Look how that little bee is enjoying my daffodils! Did you fall for my little April Fools? Yeah. I didn’t think so. Unless you really don’t know a daffy from a crocus. Like any other April Fools prank I’ve attempted, it was pretty lame, huh? I just can’t seem to pull off a good prank. Apparently, I lack the imagination to convey a convincing untruth, even in jest. Not the best trait for a fiction writer, I suppose. But…I guess I can live with it.
This last month has seen the loss of yet another of my dear friends. Sue and I worked together years ago – the kind of nutritionist who kept M&Ms in her desk drawer and welcomed her co-workers to indulge. The day my Dave died, Sue showed up at my door with a sweet bouquet of daffodils because ‘They’re so alive!’ They were on that bleak winter day, and they’ve come to represent life to me too. Just a small sampling of the many things I loved about Sue. We’ve not seen each other often after we both moved to other jobs. Lunch every few years, a funeral of another friend. In the last few years, she’d say she felt, ‘as good as could be expected’ as she dealt with a rare kind of leukemia. But that didn’t stop her from taking pleasure in a new hobby – cultivating of Monarch butterflies in her garden. So though I’ll miss knowing my friend is alive on this planet, I’ll be smiling and thinking of her anytime a bright flutter catches my eye, and when as the date of Sue’s birth approaches, bright daffies bloom life in my garden.
Writing Breakthrough! At long last, I figured out the climax in my upcoming novel. I even know how it ends – though my characters Lee and Matt seem reluctant to stop talking and let it happen. These two keep having so much to say! But after wallowing through some 114,000 words, I’m pretty psyched to get the next couple thousand done so I can proclaim the first draft is finally, finally done. And then I’ll need to scratch out some 30,000 words to clean up the detritus that I had to write but that none of you would ever care to read. Mere child’s play. Yeah, right. Revisions are a painful reality for a writer. I’m hoping I’ll find, as I have before that although the prospect of revisions is terrifying, I might actually – kind of – enjoy the process. Yet to be seen.
Last month, I reported how I’m attempting to use Amazon Ads, and how so far, money’s flowing out faster than it flows in. Alas, this is still the case, though I’m pleased to note that I’m not losing as much money or quite so fast as before. I am certainly seeing a lot more readers, especially on Kindle Unlimited, and it was so way cool to see Home Place in the Amazon Best Sellers Number 1 spot if ever so briefly. Now if only I could figure out how to tighten costs. Like so many other things Amazon, advertising there is a mystery!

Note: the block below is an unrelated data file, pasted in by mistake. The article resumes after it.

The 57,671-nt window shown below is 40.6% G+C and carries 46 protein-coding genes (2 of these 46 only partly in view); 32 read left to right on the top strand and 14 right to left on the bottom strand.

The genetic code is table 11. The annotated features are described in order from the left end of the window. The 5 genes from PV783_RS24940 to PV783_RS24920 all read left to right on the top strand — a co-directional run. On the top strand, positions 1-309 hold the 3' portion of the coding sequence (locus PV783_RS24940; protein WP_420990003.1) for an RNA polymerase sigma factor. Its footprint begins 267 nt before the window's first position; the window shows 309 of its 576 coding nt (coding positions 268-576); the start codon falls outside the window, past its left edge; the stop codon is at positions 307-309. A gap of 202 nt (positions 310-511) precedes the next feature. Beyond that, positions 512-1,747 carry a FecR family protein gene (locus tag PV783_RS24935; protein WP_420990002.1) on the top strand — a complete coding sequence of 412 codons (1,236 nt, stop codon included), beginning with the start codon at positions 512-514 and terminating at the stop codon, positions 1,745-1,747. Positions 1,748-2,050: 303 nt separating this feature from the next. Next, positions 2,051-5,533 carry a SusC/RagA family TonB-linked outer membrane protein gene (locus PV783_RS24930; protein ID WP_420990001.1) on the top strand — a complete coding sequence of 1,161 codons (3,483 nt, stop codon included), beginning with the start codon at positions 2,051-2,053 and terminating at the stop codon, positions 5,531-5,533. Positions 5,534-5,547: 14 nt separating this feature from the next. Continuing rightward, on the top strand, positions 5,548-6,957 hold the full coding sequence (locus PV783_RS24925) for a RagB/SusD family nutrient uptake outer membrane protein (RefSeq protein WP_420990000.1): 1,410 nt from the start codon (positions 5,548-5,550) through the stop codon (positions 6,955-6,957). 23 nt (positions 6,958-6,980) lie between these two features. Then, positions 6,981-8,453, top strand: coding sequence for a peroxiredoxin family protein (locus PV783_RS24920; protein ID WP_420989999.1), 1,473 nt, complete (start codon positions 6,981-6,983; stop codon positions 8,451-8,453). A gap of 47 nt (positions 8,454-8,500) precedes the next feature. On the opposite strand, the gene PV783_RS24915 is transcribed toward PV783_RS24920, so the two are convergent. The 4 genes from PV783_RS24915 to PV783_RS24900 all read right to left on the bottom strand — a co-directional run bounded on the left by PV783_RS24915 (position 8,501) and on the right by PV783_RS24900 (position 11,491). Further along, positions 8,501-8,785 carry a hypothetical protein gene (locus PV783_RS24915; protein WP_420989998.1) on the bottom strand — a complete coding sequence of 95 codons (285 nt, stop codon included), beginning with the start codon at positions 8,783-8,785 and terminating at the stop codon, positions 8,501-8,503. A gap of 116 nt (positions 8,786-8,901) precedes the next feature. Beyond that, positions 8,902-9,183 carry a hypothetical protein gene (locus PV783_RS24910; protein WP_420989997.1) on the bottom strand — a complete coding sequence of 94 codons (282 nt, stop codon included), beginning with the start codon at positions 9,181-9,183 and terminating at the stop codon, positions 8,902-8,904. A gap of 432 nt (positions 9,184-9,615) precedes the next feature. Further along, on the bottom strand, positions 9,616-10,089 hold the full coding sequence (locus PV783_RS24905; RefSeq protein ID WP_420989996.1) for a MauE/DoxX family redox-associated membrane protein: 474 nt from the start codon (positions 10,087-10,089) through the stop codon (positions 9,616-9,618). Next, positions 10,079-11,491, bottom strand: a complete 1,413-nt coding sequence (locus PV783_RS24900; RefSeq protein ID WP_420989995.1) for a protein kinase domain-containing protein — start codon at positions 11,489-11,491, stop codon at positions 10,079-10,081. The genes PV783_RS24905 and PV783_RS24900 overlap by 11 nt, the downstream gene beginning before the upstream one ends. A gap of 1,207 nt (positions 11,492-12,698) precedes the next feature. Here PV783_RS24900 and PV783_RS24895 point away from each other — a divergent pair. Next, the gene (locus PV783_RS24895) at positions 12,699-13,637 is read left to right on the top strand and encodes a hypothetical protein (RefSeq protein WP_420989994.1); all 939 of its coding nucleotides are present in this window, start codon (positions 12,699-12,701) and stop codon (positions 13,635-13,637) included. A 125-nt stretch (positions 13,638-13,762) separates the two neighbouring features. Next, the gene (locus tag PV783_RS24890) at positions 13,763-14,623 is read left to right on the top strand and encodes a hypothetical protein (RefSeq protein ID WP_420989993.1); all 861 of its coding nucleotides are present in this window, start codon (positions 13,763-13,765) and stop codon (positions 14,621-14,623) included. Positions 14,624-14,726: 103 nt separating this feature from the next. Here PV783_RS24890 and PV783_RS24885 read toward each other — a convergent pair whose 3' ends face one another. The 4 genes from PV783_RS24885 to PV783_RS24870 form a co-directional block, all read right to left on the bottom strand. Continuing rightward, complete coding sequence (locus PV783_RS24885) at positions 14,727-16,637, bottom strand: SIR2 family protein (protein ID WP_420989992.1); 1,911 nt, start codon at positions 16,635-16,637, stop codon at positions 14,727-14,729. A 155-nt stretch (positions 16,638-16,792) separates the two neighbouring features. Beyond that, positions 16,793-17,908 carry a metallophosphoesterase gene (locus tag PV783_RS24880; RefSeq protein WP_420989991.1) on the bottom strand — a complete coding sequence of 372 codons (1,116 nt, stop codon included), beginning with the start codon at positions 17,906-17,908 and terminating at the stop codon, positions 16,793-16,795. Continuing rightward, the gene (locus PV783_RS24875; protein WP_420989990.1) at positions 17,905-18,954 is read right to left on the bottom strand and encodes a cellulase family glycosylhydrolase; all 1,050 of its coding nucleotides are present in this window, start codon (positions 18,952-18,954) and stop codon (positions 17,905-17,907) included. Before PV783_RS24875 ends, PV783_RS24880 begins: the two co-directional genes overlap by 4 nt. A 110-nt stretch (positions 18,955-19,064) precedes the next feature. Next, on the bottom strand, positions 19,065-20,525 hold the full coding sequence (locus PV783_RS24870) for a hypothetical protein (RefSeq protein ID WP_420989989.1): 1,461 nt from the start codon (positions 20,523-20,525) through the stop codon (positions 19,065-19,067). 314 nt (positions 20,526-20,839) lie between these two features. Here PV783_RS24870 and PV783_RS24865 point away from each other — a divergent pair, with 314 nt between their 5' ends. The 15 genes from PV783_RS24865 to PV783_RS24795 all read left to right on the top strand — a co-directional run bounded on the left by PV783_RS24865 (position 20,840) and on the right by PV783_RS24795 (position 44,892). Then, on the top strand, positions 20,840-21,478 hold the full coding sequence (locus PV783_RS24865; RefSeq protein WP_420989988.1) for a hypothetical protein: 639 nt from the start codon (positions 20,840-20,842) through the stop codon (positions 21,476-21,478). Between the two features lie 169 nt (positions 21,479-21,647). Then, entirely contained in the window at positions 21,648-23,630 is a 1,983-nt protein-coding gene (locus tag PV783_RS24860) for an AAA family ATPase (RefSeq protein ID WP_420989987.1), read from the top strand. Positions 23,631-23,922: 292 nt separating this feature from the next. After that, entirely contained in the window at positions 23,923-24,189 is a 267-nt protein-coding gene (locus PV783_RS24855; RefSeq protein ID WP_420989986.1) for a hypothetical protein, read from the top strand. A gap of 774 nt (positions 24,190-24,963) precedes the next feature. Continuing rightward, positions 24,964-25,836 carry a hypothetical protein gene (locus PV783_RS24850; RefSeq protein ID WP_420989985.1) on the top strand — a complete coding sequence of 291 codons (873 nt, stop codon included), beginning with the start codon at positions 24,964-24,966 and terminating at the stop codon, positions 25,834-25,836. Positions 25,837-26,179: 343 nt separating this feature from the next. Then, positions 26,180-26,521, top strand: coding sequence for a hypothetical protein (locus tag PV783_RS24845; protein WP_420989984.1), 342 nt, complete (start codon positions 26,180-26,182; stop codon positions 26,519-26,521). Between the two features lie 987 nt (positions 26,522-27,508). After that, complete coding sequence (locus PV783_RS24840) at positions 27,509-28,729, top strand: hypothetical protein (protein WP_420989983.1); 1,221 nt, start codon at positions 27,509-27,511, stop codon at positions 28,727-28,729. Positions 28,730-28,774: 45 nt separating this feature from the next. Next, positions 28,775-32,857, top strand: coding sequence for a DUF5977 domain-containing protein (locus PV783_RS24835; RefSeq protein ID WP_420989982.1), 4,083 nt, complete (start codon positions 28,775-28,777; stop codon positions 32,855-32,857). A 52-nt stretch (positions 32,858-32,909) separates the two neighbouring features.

On to reading: In a quest to solve the Amazon mystery, I’ve been reading books their algorithm has been matching up to mine. Amazon apparently sees these first three books as comparable to mine, so I’ve wanted to explore why.
Okay, I can sort of see a connection between this one and Home Place. Our heroine Stevie has a self-involved sister reminiscent of Paul. Feisty and fun Stevie sets up her own business in a small town and sets about keeping it despite opposition. There’s a pesky but lovable cat instead of dogs. And there’s romance. The sub-title on Amazon promises a ‘Laugh out loud romantic comedy,’ and while I found it fun and I did chuckle a few times, I’d call that overselling. I also assess it fluffier chick-lit than my novels, but count that as an admittedly biased opinion.
This Ashley Farley novella is one reason why my ad spend is so high. Home Place gets a lot of clicks from Muddy Bottom’s page, but I don’t see much resemblance between them – probably because I didn’t much like the style or substance I found here. Farley dives into deep topics – an embezzling deserting husband, alcoholism, teen pregnancy, a mother and daughter at odds – but she solves them all with an relative snap of the fingers. A week or two of de-tox and hey, we’re good to go. A walk on the beach and boom, the pregnant daughter starts to see the light. What got me most though was when all these loose ends were flapping in the wind and I glanced down to see I was already 80% through the book. Okay. It’s a novella. But really? It’s a lure to read the rest of her series. No thanks. Not even tempted. And feeling seriously cheated.